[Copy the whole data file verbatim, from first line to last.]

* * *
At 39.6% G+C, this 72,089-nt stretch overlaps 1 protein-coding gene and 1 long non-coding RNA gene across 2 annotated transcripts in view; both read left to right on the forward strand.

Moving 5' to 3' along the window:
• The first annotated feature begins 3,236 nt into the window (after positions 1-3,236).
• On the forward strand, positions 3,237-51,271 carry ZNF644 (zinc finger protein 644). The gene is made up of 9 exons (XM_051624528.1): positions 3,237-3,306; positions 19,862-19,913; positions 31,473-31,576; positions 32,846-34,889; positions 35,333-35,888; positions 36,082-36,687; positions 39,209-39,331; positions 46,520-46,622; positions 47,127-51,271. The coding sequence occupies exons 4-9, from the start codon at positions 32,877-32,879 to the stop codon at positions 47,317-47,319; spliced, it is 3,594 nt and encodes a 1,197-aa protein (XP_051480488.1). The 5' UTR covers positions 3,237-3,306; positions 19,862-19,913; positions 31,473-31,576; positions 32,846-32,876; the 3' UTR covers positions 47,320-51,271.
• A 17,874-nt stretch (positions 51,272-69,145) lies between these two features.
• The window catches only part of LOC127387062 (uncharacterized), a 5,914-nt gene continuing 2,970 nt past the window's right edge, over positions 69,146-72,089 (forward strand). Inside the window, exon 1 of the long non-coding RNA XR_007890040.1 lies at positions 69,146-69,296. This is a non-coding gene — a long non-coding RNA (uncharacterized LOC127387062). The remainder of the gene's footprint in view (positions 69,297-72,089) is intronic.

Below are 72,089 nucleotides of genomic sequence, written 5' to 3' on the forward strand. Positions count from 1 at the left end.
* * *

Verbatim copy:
At 39.6% G+C, this 72,089-nt stretch overlaps 1 protein-coding gene and 1 long non-coding RNA gene across 2 annotated transcripts in view; both read left to right on the forward strand.

Moving 5' to 3' along the window:
• The first annotated feature begins 3,236 nt into the window (after positions 1-3,236).
• On the forward strand, positions 3,237-51,271 carry ZNF644 (zinc finger protein 644). The gene is made up of 9 exons (XM_051624528.1): positions 3,237-3,306; positions 19,862-19,913; positions 31,473-31,576; positions 32,846-34,889; positions 35,333-35,888; positions 36,082-36,687; positions 39,209-39,331; positions 46,520-46,622; positions 47,127-51,271. The coding sequence occupies exons 4-9, from the start codon at positions 32,877-32,879 to the stop codon at positions 47,317-47,319; spliced, it is 3,594 nt and encodes a 1,197-aa protein (XP_051480488.1). The 5' UTR covers positions 3,237-3,306; positions 19,862-19,913; positions 31,473-31,576; positions 32,846-32,876; the 3' UTR covers positions 47,320-51,271.
• A 17,874-nt stretch (positions 51,272-69,145) lies between these two features.
• The window catches only part of LOC127387062 (uncharacterized), a 5,914-nt gene continuing 2,970 nt past the window's right edge, over positions 69,146-72,089 (forward strand). Inside the window, exon 1 of the long non-coding RNA XR_007890040.1 lies at positions 69,146-69,296. This is a non-coding gene — a long non-coding RNA (uncharacterized LOC127387062). The remainder of the gene's footprint in view (positions 69,297-72,089) is intronic.

Below are 72,089 nucleotides of genomic sequence, written 5' to 3' on the forward strand. Positions count from 1 at the left end.